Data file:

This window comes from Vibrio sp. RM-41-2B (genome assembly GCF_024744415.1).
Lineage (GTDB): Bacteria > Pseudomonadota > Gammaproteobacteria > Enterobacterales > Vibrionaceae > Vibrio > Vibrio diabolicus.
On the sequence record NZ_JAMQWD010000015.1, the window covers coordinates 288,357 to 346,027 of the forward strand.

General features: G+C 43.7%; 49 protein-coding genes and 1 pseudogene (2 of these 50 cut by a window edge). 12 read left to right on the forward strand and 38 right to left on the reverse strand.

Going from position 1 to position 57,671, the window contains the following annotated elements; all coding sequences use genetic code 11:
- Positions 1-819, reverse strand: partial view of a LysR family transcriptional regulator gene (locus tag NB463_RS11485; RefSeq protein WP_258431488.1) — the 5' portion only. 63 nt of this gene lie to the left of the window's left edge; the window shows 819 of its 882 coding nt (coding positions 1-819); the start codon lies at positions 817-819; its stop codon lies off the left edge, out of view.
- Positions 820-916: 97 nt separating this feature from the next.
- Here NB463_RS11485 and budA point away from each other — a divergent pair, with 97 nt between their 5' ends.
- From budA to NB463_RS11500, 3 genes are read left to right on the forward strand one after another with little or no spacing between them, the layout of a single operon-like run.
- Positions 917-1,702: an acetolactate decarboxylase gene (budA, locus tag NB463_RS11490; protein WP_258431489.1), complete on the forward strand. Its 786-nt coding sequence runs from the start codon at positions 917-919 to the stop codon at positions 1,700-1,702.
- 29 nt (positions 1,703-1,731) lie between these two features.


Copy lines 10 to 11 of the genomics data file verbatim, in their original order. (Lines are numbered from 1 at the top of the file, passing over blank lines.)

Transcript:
- Positions 917-1,702: an acetolactate decarboxylase gene (budA, locus tag NB463_RS11490; protein WP_258431489.1), complete on the forward strand. Its 786-nt coding sequence runs from the start codon at positions 917-919 to the stop codon at positions 1,700-1,702.
- 29 nt (positions 1,703-1,731) lie between these two features.